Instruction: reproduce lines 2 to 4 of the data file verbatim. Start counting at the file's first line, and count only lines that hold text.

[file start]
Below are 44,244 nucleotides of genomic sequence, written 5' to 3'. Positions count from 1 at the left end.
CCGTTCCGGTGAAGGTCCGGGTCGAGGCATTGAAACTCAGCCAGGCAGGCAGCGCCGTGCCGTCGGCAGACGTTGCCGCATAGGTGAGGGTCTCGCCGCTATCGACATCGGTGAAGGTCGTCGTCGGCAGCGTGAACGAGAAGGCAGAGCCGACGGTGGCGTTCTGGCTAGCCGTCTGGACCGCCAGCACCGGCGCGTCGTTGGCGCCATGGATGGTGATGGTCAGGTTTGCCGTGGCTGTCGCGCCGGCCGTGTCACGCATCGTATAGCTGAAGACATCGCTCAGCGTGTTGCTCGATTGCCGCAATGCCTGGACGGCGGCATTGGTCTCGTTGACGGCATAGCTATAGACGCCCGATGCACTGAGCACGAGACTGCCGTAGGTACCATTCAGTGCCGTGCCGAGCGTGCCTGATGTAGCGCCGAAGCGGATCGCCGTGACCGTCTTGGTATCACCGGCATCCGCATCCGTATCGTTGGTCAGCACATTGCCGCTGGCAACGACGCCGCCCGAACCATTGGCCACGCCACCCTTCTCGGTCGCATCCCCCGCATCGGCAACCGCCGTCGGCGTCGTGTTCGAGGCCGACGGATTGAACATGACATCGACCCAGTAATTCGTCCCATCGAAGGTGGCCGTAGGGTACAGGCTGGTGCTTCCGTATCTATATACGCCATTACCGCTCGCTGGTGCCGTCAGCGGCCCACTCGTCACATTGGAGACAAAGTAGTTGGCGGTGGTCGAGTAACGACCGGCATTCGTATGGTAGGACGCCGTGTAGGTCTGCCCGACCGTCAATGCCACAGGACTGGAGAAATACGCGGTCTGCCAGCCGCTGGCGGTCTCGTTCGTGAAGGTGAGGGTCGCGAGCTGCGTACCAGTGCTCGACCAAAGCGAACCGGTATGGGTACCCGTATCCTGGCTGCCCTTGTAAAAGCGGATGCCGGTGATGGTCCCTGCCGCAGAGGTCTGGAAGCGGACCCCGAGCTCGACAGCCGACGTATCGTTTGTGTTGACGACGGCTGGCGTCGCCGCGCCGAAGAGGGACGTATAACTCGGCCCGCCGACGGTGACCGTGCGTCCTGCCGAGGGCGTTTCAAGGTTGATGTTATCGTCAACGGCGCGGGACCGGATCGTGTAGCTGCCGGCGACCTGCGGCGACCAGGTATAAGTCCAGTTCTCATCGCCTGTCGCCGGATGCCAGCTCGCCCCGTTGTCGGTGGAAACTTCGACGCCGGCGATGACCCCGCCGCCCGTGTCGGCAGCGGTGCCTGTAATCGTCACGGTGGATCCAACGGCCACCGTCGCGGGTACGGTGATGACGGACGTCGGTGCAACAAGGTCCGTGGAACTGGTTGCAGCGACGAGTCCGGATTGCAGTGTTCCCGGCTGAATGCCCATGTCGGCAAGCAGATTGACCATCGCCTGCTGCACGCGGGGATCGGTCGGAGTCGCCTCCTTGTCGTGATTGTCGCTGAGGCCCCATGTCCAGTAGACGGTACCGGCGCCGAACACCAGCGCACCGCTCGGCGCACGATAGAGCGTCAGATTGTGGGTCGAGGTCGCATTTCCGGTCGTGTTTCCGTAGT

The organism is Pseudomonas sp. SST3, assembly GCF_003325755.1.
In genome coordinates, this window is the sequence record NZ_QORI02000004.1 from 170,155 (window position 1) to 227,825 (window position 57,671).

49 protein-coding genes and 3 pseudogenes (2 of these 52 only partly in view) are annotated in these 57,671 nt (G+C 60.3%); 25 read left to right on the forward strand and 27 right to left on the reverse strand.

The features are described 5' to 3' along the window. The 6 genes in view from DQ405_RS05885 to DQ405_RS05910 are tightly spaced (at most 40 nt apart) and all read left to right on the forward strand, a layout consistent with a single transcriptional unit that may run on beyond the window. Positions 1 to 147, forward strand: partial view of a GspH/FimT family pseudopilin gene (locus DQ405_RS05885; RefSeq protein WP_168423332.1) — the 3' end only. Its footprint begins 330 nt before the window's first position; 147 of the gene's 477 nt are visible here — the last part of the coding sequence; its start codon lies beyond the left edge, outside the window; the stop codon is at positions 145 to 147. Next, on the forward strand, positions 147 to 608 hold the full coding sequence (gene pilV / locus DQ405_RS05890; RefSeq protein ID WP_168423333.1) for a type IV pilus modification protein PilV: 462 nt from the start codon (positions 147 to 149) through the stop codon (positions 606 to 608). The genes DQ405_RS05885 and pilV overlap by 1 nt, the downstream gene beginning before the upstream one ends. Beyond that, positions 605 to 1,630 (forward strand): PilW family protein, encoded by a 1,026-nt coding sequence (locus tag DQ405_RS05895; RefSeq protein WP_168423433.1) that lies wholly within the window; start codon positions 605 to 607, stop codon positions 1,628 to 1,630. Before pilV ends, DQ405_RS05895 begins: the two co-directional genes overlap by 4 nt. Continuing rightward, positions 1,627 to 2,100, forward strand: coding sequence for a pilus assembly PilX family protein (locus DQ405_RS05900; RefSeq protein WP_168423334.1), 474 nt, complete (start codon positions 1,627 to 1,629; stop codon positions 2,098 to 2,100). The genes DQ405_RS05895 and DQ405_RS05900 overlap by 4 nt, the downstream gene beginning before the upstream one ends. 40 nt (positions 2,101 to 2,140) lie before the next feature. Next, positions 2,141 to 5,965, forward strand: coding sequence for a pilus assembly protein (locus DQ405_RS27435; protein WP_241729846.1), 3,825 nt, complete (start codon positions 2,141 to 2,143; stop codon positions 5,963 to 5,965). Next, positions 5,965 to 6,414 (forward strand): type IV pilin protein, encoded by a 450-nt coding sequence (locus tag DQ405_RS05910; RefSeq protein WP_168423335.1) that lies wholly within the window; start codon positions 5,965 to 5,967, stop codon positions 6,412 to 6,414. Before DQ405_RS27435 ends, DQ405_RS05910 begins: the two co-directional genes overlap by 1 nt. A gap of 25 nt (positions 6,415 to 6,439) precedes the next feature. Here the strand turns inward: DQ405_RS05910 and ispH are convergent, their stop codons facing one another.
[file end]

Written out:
CCGTTCCGGTGAAGGTCCGGGTCGAGGCATTGAAACTCAGCCAGGCAGGCAGCGCCGTGCCGTCGGCAGACGTTGCCGCATAGGTGAGGGTCTCGCCGCTATCGACATCGGTGAAGGTCGTCGTCGGCAGCGTGAACGAGAAGGCAGAGCCGACGGTGGCGTTCTGGCTAGCCGTCTGGACCGCCAGCACCGGCGCGTCGTTGGCGCCATGGATGGTGATGGTCAGGTTTGCCGTGGCTGTCGCGCCGGCCGTGTCACGCATCGTATAGCTGAAGACATCGCTCAGCGTGTTGCTCGATTGCCGCAATGCCTGGACGGCGGCATTGGTCTCGTTGACGGCATAGCTATAGACGCCCGATGCACTGAGCACGAGACTGCCGTAGGTACCATTCAGTGCCGTGCCGAGCGTGCCTGATGTAGCGCCGAAGCGGATCGCCGTGACCGTCTTGGTATCACCGGCATCCGCATCCGTATCGTTGGTCAGCACATTGCCGCTGGCAACGACGCCGCCCGAACCATTGGCCACGCCACCCTTCTCGGTCGCATCCCCCGCATCGGCAACCGCCGTCGGCGTCGTGTTCGAGGCCGACGGATTGAACATGACATCGACCCAGTAATTCGTCCCATCGAAGGTGGCCGTAGGGTACAGGCTGGTGCTTCCGTATCTATATACGCCATTACCGCTCGCTGGTGCCGTCAGCGGCCCACTCGTCACATTGGAGACAAAGTAGTTGGCGGTGGTCGAGTAACGACCGGCATTCGTATGGTAGGACGCCGTGTAGGTCTGCCCGACCGTCAATGCCACAGGACTGGAGAAATACGCGGTCTGCCAGCCGCTGGCGGTCTCGTTCGTGAAGGTGAGGGTCGCGAGCTGCGTACCAGTGCTCGACCAAAGCGAACCGGTATGGGTACCCGTATCCTGGCTGCCCTTGTAAAAGCGGATGCCGGTGATGGTCCCTGCCGCAGAGGTCTGGAAGCGGACCCCGAGCTCGACAGCCGACGTATCGTTTGTGTTGACGACGGCTGGCGTCGCCGCGCCGAAGAGGGACGTATAACTCGGCCCGCCGACGGTGACCGTGCGTCCTGCCGAGGGCGTTTCAAGGTTGATGTTATCGTCAACGGCGCGGGACCGGATCGTGTAGCTGCCGGCGACCTGCGGCGACCAGGTATAAGTCCAGTTCTCATCGCCTGTCGCCGGATGCCAGCTCGCCCCGTTGTCGGTGGAAACTTCGACGCCGGCGATGACCCCGCCGCCCGTGTCGGCAGCGGTGCCTGTAATCGTCACGGTGGATCCAACGGCCACCGTCGCGGGTACGGTGATGACGGACGTCGGTGCAACAAGGTCCGTGGAACTGGTTGCAGCGACGAGTCCGGATTGCAGTGTTCCCGGCTGAATGCCCATGTCGGCAAGCAGATTGACCATCGCCTGCTGCACGCGGGGATCGGTCGGAGTCGCCTCCTTGTCGTGATTGTCGCTGAGGCCCCATGTCCAGTAGACGGTACCGGCGCCGAACACCAGCGCACCGCTCGGCGCACGATAGAGCGTCAGATTGTGGGTCGAGGTCGCATTTCCGGTCGTGTTTCCGTAGT

The organism is Pseudomonas sp. SST3, assembly GCF_003325755.1.
In genome coordinates, this window is the sequence record NZ_QORI02000004.1 from 170,155 (window position 1) to 227,825 (window position 57,671).